I am struggling to believe that my journey as an M&E intern at Cloneshouse is coming to an end. These past few months have been nothing short of personally and professionally transformative. I remembered how I took a deep breath and hit the “Submit” button on my application for the Cloneshouse Africa Internship Programme (CAIP) for the second time. The anticipation and nervousness were all too familiar, as this wasn’t my first attempt. Last year, despite my enthusiasm and determination, I didn’t make it past the application stage. It was a tough pill to swallow, but I decided not to give up on my dream of interning at Cloneshouse.
Working in groups with diverse interns from other African Countries has demonstrated that the internship has been more than just a professional experience; it’s been a journey of personal growth, cultural enrichment, and a deepening understanding of the challenges and opportunities that exist in Africa.
One of the most rewarding aspects of my internship was the chance to be part of a team tasked with conducting a capitalization survey on the nutrition intervention programme by ALIMA in Maiduguri, Borno State. I remember my first field visit with Dr. Steven, a senior Consultant at Cloneshouse. At the University of Maiduguri Teaching Hospital (UMTH), ALIMA trained health professionals to manage Severe Acute Malnutrition (SAM). We interviewed the trainers and trainees who have participated in ALIMA SAM management training since 2020. Their stories were filled with hope. I couldn’t help but admire the resilience and determination of these health workers, who were fighting against all odds to save the children. The highlight of the day was meeting Emmanuel, a Nutrition Assistant who explained Fluid therapy and rehydration as an aspect he found most beneficial in the training. He shared how he could differentiate between SAM, MAM, and SAM with complications, among other experiences. Other participants shared their experiences, from the initial diagnosis to the treatment phase, and how the training programme helped improve their skills and knowledge on nutrition and patient hygiene.
As we visited other facilities and listened to stories from trainers, trainees, and partners like UNICEF, MSF, and the State government, I realized ALIMA’s profound impact on people. I am also more convinced that our role as evaluators might seem analytical and data-driven, but the human stories behind the statistics motivate me. We began data entry, analysis, and report writing at the ALIMA office. Each piece of information we collected would contribute to a comprehensive evaluation report. I was impressed by the dedication of the M&E team, comprising members from Cloneshouse HQ and other interns, in ensuring that every piece of data was accurate and meaningful.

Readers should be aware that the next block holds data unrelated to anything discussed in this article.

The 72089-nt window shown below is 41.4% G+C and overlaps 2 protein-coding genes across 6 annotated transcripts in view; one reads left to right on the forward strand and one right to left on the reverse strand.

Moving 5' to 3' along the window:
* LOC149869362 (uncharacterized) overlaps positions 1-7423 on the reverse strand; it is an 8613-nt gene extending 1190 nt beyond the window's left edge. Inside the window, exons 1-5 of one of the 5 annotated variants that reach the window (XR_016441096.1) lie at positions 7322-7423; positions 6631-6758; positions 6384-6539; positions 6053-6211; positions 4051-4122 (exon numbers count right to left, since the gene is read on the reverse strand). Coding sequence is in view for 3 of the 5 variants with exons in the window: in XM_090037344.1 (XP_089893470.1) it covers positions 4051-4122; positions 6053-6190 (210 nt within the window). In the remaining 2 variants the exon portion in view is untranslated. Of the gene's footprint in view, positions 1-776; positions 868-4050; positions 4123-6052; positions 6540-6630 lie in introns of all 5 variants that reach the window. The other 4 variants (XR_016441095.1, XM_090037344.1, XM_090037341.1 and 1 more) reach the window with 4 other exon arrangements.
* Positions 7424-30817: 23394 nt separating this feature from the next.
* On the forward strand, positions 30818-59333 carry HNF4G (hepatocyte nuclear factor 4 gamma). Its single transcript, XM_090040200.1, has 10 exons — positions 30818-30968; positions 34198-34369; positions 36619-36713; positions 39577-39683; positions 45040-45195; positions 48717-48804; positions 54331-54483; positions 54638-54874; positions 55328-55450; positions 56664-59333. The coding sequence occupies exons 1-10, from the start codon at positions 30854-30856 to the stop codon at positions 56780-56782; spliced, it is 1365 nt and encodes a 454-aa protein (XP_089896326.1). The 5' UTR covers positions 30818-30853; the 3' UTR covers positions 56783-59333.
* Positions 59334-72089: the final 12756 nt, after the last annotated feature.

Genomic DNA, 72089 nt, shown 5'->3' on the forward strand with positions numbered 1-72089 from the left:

The supportive atmosphere at Cloneshouse was instrumental in my growth as an intern. My colleague and Team Lead, Dr. Steven, provided guidance, mentorship, and opportunities for skill development. He fostered an environment where questions were encouraged, ideas were valued, and learning was continuous. Reflecting on my first day supporting the ALIMA evaluation project, I am reminded of why I chose the development space. It’s not just about words, numbers, and charts; it’s about making a positive change in the lives of vulnerable populations.
I look forward to the weeks ahead, where I will continue to learn, grow, and contribute to this important mission alongside a team of passionate individuals.
Finally, as I close this chapter, I am reminded that setbacks are a part of life. Rejection stings, but it also has the power to fuel determination and resilience. I am glad I didn’t give up on my second attempt at securing a Cloneshouse Africa Internship Programme.
About the Author:
Hashimu Adamu is the Co-Chair of the Plan International Nigeria Youth Advisory Panel and an intern with the Cloneshouse African Internship Programme (CAIP). He was the Technical Lead of the #SheVotesToo campaign that birthed the #DemocracyConvening2023 – a campaign aimed at amplifying the voices of young people and inclusive political participation. #DemocracyConvening was supported by Plan International, ActionAid, Oxfam, Save the Children, Amnesty International, LEAP Africa, and Friedreich Ebert Stiftung Nigeria.